johnnydeep wrote: ↑
Sat Aug 14, 2021 8:07 pm
Ok, so I haven't thought much about meteor showers before, but now have two questions:
1. The text mentions that this meteor was caused by a piece of dust travelling at 60 km/s through the rarefied upper atmosphere. A mere spec of dust - perhaps sand grain sized as suggested by the title - can really appear this spectacular? Also, how do we really know how big these particles are? I assume they range in size.
There is a reasonably reliable relationship between luminous flux and mass. So as a rule, if we have a photometric measurement we can estimate mass. And if we know what it is made of, we can go from mass to size. In fact, this meteor produced a persistent train, so it was almost certainly larger than a grain of sand. Probably more like the size of a marble.
2. Here comes my lack of 3D visualization skill again: Why do these always appear to radiate from a point in Perseus? Is it always the exact same point on the celestial sphere or is it moving over time? I would think that since the cause of these meteors is the Earth passing through the Sun-orbiting debris left behind after the passage of comet Swift-Tuttle, that the point where Earth crossed its path wouldn't remain fixed. Hmm, thinking some more, I guess orbits are
pretty fixed in space after all (except for slow precession over time - https://en.wikipedia.org/wiki/Apsidal_precession
) so that if two orbits cross once, they will continue to cross periodically for quite a while.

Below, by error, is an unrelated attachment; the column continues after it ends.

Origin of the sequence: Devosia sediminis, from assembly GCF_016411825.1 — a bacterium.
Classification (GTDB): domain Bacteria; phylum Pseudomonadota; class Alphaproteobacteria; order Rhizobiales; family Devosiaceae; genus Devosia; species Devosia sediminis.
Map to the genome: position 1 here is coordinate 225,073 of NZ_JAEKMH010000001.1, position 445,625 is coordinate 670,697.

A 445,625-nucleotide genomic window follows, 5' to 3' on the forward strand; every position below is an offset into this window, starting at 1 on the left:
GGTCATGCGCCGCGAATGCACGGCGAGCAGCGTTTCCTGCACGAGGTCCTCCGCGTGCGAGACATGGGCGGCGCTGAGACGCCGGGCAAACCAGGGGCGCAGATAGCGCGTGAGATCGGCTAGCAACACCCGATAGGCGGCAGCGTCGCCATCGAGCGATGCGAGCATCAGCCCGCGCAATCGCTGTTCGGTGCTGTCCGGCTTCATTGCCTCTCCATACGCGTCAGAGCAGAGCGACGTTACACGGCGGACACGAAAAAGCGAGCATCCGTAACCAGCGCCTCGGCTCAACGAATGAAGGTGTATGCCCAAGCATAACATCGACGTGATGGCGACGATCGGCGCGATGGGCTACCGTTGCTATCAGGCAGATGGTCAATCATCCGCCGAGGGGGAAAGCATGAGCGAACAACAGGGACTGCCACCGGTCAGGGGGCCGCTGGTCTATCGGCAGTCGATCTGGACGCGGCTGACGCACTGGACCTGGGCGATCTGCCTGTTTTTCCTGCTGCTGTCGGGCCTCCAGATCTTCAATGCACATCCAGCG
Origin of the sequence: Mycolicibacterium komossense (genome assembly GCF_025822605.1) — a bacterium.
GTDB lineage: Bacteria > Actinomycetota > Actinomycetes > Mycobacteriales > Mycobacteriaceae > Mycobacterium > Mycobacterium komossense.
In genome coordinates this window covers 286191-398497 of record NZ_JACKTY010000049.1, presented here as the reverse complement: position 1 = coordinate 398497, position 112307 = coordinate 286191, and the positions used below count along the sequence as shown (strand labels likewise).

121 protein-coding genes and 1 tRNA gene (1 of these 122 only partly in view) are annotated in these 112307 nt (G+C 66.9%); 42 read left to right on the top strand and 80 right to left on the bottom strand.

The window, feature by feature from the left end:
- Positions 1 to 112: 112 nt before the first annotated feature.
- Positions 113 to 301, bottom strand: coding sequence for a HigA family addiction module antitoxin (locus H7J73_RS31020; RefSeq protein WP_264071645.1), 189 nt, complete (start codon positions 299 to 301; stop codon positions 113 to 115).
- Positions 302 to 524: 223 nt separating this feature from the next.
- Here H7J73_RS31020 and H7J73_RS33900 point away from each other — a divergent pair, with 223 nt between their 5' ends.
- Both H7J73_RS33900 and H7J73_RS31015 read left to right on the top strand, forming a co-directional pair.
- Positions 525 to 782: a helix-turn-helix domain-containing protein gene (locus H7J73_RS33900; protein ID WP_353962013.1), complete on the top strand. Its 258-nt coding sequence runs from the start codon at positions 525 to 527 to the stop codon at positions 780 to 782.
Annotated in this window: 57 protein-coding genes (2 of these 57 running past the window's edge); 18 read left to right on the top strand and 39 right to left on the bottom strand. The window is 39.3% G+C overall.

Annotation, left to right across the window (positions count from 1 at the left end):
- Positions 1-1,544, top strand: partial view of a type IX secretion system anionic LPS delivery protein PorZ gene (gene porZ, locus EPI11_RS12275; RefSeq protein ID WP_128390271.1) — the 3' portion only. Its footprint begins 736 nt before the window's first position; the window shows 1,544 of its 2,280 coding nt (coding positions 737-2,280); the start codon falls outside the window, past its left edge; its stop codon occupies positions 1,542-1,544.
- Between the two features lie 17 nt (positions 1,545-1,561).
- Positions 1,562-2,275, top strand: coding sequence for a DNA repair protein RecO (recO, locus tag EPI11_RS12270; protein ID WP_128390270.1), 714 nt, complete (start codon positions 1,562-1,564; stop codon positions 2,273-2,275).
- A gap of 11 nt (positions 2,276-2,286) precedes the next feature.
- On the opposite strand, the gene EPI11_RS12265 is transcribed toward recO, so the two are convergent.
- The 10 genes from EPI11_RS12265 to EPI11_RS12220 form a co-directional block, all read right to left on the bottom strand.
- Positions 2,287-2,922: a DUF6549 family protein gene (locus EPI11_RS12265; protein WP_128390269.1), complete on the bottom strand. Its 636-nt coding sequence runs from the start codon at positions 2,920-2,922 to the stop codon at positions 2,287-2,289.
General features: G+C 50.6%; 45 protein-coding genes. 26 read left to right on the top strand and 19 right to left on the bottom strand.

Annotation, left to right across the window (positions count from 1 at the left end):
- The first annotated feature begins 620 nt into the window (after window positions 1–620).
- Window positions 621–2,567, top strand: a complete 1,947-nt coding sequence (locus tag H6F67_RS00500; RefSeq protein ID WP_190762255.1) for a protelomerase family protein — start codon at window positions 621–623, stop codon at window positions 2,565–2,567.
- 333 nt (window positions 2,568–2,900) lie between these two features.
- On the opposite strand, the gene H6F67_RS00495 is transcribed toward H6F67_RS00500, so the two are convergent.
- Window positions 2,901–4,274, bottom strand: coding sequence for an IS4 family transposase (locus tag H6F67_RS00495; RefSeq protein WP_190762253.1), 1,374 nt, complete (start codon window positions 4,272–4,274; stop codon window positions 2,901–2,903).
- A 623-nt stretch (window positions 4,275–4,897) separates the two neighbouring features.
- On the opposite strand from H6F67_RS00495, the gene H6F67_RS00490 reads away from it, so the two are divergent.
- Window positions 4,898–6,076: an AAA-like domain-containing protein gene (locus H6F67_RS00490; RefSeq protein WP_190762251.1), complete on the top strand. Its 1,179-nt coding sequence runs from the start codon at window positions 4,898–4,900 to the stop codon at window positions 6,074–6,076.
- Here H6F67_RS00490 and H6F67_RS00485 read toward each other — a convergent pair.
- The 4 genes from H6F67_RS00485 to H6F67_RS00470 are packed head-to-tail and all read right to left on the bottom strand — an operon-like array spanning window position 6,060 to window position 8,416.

Indeed, the orbit of the particles for any given shower is quite stable. The particles are cleared from the orbit, either towards or away from the Sun, by various forces over a period of a few thousand years. If there is still an active comet in the orbit, the particles are replenished near each perihelion. But comets aren't active forever, either. So showers are short lived in astronomical terms- typically no more than a few thousand years.
The radiant is a vanishing point illusion. The meteors are all moving parallel to each other, coming from the direction of their radiant (actually, from an apparent direction that depends both on their actual vector and the vector of the Earth's motion). Think of the appearance of snow in the headlights as you drive down the road. Each snowflake is traveling in the same direction as all the other snowflakes, but you see them radiating outward from a point ahead of the car.